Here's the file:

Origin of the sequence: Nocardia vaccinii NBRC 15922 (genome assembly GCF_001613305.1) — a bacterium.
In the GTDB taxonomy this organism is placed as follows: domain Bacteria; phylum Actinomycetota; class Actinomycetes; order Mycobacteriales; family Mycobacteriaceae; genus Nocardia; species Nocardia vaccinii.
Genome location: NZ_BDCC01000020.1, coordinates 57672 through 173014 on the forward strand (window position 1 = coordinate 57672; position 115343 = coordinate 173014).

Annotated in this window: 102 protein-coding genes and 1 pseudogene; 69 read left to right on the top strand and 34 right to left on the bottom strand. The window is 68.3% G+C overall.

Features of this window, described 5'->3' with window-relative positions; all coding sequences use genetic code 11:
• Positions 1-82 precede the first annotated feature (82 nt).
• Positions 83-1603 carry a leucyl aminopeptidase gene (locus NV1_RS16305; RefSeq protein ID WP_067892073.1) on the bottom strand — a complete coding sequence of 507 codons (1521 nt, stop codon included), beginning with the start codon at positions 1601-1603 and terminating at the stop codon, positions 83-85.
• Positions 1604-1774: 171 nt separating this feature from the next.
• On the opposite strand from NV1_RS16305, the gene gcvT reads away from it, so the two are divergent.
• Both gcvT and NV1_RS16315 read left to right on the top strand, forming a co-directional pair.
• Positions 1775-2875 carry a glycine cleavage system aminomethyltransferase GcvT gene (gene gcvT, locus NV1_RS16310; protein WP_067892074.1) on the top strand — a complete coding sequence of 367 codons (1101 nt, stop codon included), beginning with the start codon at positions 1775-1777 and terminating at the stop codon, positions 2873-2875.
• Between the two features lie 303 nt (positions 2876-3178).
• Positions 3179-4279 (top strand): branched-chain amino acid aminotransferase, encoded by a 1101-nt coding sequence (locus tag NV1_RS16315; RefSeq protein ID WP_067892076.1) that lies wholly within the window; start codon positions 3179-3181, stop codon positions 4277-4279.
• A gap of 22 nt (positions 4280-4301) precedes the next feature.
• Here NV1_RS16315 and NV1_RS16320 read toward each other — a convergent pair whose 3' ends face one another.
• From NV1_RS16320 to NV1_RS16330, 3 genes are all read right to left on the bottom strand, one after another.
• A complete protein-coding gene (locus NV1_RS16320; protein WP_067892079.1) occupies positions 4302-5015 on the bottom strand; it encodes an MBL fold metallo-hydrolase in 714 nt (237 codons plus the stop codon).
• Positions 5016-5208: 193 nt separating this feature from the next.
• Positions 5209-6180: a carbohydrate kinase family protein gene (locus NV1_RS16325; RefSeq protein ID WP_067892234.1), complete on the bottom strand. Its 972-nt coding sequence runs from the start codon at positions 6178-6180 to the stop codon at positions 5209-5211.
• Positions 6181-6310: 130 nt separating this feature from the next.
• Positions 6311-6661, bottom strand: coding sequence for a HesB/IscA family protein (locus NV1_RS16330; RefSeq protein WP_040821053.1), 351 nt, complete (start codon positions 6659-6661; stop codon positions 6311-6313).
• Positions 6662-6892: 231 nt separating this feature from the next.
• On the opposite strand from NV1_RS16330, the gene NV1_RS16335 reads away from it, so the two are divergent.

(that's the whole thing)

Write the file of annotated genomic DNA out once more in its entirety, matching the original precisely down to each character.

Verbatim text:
Origin of the sequence: Nocardia vaccinii NBRC 15922 (genome assembly GCF_001613305.1) — a bacterium.
In the GTDB taxonomy this organism is placed as follows: domain Bacteria; phylum Actinomycetota; class Actinomycetes; order Mycobacteriales; family Mycobacteriaceae; genus Nocardia; species Nocardia vaccinii.
Genome location: NZ_BDCC01000020.1, coordinates 57672 through 173014 on the forward strand (window position 1 = coordinate 57672; position 115343 = coordinate 173014).

Annotated in this window: 102 protein-coding genes and 1 pseudogene; 69 read left to right on the top strand and 34 right to left on the bottom strand. The window is 68.3% G+C overall.

Features of this window, described 5'->3' with window-relative positions; all coding sequences use genetic code 11:
• Positions 1-82 precede the first annotated feature (82 nt).
• Positions 83-1603 carry a leucyl aminopeptidase gene (locus NV1_RS16305; RefSeq protein ID WP_067892073.1) on the bottom strand — a complete coding sequence of 507 codons (1521 nt, stop codon included), beginning with the start codon at positions 1601-1603 and terminating at the stop codon, positions 83-85.
• Positions 1604-1774: 171 nt separating this feature from the next.
• On the opposite strand from NV1_RS16305, the gene gcvT reads away from it, so the two are divergent.
• Both gcvT and NV1_RS16315 read left to right on the top strand, forming a co-directional pair.
• Positions 1775-2875 carry a glycine cleavage system aminomethyltransferase GcvT gene (gene gcvT, locus NV1_RS16310; protein WP_067892074.1) on the top strand — a complete coding sequence of 367 codons (1101 nt, stop codon included), beginning with the start codon at positions 1775-1777 and terminating at the stop codon, positions 2873-2875.
• Between the two features lie 303 nt (positions 2876-3178).
• Positions 3179-4279 (top strand): branched-chain amino acid aminotransferase, encoded by a 1101-nt coding sequence (locus tag NV1_RS16315; RefSeq protein ID WP_067892076.1) that lies wholly within the window; start codon positions 3179-3181, stop codon positions 4277-4279.
• A gap of 22 nt (positions 4280-4301) precedes the next feature.
• Here NV1_RS16315 and NV1_RS16320 read toward each other — a convergent pair whose 3' ends face one another.
• From NV1_RS16320 to NV1_RS16330, 3 genes are all read right to left on the bottom strand, one after another.
• A complete protein-coding gene (locus NV1_RS16320; protein WP_067892079.1) occupies positions 4302-5015 on the bottom strand; it encodes an MBL fold metallo-hydrolase in 714 nt (237 codons plus the stop codon).
• Positions 5016-5208: 193 nt separating this feature from the next.
• Positions 5209-6180: a carbohydrate kinase family protein gene (locus NV1_RS16325; RefSeq protein ID WP_067892234.1), complete on the bottom strand. Its 972-nt coding sequence runs from the start codon at positions 6178-6180 to the stop codon at positions 5209-5211.
• Positions 6181-6310: 130 nt separating this feature from the next.
• Positions 6311-6661, bottom strand: coding sequence for a HesB/IscA family protein (locus NV1_RS16330; RefSeq protein WP_040821053.1), 351 nt, complete (start codon positions 6659-6661; stop codon positions 6311-6313).
• Positions 6662-6892: 231 nt separating this feature from the next.
• On the opposite strand from NV1_RS16330, the gene NV1_RS16335 reads away from it, so the two are divergent.